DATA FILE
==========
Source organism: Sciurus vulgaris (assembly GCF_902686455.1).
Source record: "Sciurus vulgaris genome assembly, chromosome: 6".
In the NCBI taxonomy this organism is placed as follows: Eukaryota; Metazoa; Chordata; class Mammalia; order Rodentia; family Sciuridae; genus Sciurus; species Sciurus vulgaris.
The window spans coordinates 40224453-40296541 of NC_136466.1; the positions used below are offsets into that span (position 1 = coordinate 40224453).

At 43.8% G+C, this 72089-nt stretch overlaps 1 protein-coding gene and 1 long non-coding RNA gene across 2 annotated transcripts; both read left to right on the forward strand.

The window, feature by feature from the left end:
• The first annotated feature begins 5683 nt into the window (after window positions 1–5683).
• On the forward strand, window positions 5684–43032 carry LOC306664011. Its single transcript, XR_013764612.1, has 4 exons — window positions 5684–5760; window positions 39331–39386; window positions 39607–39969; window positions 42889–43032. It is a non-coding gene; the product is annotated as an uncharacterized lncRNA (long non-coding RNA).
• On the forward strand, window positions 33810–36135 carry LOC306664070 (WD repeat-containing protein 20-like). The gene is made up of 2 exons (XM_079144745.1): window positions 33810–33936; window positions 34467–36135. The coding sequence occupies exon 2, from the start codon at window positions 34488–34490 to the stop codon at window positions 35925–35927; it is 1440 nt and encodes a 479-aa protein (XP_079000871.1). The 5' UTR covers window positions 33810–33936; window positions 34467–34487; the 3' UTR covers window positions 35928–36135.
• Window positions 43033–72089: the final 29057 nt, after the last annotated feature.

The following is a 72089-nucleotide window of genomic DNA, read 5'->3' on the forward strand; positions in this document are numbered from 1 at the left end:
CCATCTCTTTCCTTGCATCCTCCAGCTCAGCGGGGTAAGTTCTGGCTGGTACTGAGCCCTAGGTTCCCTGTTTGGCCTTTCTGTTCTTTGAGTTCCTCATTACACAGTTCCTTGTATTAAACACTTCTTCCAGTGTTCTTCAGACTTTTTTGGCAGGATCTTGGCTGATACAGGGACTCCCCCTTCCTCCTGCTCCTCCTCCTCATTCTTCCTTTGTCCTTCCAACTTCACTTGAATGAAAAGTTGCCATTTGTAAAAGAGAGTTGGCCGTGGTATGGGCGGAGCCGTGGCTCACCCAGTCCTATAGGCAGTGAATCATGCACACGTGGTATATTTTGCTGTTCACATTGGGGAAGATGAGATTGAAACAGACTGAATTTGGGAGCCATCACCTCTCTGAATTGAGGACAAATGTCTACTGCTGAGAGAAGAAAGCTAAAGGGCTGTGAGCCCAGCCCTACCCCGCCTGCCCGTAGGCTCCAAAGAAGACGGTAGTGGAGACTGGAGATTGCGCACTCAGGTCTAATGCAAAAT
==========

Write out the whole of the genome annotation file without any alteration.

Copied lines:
Source organism: Sciurus vulgaris (assembly GCF_902686455.1).
Source record: "Sciurus vulgaris genome assembly, chromosome: 6".
In the NCBI taxonomy this organism is placed as follows: Eukaryota; Metazoa; Chordata; class Mammalia; order Rodentia; family Sciuridae; genus Sciurus; species Sciurus vulgaris.
The window spans coordinates 40224453-40296541 of NC_136466.1; the positions used below are offsets into that span (position 1 = coordinate 40224453).

At 43.8% G+C, this 72089-nt stretch overlaps 1 protein-coding gene and 1 long non-coding RNA gene across 2 annotated transcripts; both read left to right on the forward strand.

The window, feature by feature from the left end:
• The first annotated feature begins 5683 nt into the window (after window positions 1–5683).
• On the forward strand, window positions 5684–43032 carry LOC306664011. Its single transcript, XR_013764612.1, has 4 exons — window positions 5684–5760; window positions 39331–39386; window positions 39607–39969; window positions 42889–43032. It is a non-coding gene; the product is annotated as an uncharacterized lncRNA (long non-coding RNA).
• On the forward strand, window positions 33810–36135 carry LOC306664070 (WD repeat-containing protein 20-like). The gene is made up of 2 exons (XM_079144745.1): window positions 33810–33936; window positions 34467–36135. The coding sequence occupies exon 2, from the start codon at window positions 34488–34490 to the stop codon at window positions 35925–35927; it is 1440 nt and encodes a 479-aa protein (XP_079000871.1). The 5' UTR covers window positions 33810–33936; window positions 34467–34487; the 3' UTR covers window positions 35928–36135.
• Window positions 43033–72089: the final 29057 nt, after the last annotated feature.

The following is a 72089-nucleotide window of genomic DNA, read 5'->3' on the forward strand; positions in this document are numbered from 1 at the left end:
CCATCTCTTTCCTTGCATCCTCCAGCTCAGCGGGGTAAGTTCTGGCTGGTACTGAGCCCTAGGTTCCCTGTTTGGCCTTTCTGTTCTTTGAGTTCCTCATTACACAGTTCCTTGTATTAAACACTTCTTCCAGTGTTCTTCAGACTTTTTTGGCAGGATCTTGGCTGATACAGGGACTCCCCCTTCCTCCTGCTCCTCCTCCTCATTCTTCCTTTGTCCTTCCAACTTCACTTGAATGAAAAGTTGCCATTTGTAAAAGAGAGTTGGCCGTGGTATGGGCGGAGCCGTGGCTCACCCAGTCCTATAGGCAGTGAATCATGCACACGTGGTATATTTTGCTGTTCACATTGGGGAAGATGAGATTGAAACAGACTGAATTTGGGAGCCATCACCTCTCTGAATTGAGGACAAATGTCTACTGCTGAGAGAAGAAAGCTAAAGGGCTGTGAGCCCAGCCCTACCCCGCCTGCCCGTAGGCTCCAAAGAAGACGGTAGTGGAGACTGGAGATTGCGCACTCAGGTCTAATGCAAAAT